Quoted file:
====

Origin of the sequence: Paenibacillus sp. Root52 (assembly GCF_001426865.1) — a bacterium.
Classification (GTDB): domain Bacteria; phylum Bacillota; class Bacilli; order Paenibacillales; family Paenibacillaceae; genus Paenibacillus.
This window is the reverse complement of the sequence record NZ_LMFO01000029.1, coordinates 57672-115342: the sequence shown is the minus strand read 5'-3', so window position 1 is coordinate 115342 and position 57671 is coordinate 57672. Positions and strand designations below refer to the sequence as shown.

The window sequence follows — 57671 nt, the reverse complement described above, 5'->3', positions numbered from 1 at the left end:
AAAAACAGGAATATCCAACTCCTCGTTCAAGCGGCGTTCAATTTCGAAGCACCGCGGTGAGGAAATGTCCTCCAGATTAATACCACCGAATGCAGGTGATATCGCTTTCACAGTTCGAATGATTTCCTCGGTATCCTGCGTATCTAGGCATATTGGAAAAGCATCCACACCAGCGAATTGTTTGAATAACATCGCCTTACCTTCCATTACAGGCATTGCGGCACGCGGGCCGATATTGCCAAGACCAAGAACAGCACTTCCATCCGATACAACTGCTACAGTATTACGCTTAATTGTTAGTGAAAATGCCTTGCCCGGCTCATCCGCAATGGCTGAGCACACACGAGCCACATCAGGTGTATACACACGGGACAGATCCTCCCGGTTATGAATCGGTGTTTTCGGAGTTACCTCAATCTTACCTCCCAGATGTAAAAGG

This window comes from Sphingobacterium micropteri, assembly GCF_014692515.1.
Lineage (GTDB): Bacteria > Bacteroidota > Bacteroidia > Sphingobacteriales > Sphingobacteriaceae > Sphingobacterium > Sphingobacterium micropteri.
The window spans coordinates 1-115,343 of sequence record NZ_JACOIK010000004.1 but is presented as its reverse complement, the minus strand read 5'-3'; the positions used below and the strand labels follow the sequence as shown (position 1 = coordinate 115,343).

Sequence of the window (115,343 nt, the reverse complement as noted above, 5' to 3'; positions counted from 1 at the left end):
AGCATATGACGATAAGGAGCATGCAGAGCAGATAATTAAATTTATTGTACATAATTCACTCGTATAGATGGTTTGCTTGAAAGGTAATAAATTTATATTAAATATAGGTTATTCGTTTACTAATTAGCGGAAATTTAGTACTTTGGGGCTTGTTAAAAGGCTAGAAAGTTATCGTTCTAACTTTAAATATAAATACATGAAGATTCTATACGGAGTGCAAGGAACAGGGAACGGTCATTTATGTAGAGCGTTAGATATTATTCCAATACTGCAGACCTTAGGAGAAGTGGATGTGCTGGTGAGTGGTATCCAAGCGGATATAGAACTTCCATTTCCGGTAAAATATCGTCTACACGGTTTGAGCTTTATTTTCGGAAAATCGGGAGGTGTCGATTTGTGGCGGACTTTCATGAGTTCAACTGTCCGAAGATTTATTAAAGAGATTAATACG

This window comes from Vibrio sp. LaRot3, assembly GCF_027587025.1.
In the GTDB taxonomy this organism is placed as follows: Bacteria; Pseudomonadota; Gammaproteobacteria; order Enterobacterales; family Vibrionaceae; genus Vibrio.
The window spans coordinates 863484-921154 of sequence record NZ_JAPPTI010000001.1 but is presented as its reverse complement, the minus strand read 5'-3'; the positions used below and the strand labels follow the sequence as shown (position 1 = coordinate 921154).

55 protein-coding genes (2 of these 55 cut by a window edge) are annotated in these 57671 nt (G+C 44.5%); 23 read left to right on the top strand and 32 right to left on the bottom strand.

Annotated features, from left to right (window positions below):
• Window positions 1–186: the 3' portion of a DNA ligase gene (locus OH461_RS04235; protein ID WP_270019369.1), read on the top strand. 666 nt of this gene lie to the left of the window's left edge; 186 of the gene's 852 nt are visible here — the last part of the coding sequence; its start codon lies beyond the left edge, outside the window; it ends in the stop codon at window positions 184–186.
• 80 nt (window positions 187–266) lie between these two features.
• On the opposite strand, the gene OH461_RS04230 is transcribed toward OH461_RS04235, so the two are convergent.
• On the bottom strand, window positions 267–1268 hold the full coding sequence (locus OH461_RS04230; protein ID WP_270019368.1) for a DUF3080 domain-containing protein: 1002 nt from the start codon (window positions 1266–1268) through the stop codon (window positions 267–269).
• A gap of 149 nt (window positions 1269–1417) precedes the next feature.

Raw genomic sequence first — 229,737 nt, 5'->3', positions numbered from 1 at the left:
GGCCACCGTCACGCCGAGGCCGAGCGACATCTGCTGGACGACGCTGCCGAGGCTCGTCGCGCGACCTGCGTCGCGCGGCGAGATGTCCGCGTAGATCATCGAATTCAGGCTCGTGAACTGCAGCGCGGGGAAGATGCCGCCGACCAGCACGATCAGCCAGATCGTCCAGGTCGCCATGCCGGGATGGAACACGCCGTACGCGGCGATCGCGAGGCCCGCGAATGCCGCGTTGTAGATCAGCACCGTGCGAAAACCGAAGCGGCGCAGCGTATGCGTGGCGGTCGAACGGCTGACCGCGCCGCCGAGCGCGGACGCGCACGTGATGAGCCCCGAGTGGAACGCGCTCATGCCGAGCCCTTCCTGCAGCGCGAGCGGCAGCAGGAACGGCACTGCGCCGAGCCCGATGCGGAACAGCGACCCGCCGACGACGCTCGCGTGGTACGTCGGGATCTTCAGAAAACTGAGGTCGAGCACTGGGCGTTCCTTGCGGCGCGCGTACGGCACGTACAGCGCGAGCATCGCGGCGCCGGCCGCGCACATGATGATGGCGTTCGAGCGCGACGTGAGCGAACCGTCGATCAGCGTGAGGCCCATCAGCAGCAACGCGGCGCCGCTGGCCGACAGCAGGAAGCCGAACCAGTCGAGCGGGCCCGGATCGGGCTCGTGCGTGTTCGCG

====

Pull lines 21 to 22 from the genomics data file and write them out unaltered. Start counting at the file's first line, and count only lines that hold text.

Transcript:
Raw genomic sequence first — 229,737 nt, 5'->3', positions numbered from 1 at the left:
GGCCACCGTCACGCCGAGGCCGAGCGACATCTGCTGGACGACGCTGCCGAGGCTCGTCGCGCGACCTGCGTCGCGCGGCGAGATGTCCGCGTAGATCATCGAATTCAGGCTCGTGAACTGCAGCGCGGGGAAGATGCCGCCGACCAGCACGATCAGCCAGATCGTCCAGGTCGCCATGCCGGGATGGAACACGCCGTACGCGGCGATCGCGAGGCCCGCGAATGCCGCGTTGTAGATCAGCACCGTGCGAAAACCGAAGCGGCGCAGCGTATGCGTGGCGGTCGAACGGCTGACCGCGCCGCCGAGCGCGGACGCGCACGTGATGAGCCCCGAGTGGAACGCGCTCATGCCGAGCCCTTCCTGCAGCGCGAGCGGCAGCAGGAACGGCACTGCGCCGAGCCCGATGCGGAACAGCGACCCGCCGACGACGCTCGCGTGGTACGTCGGGATCTTCAGAAAACTGAGGTCGAGCACTGGGCGTTCCTTGCGGCGCGCGTACGGCACGTACAGCGCGAGCATCGCGGCGCCGGCCGCGCACATGATGATGGCGTTCGAGCGCGACGTGAGCGAACCGTCGATCAGCGTGAGGCCCATCAGCAGCAACGCGGCGCCGCTGGCCGACAGCAGGAAGCCGAACCAGTCGAGCGGGCCCGGATCGGGCTCGTGCGTGTTCGCG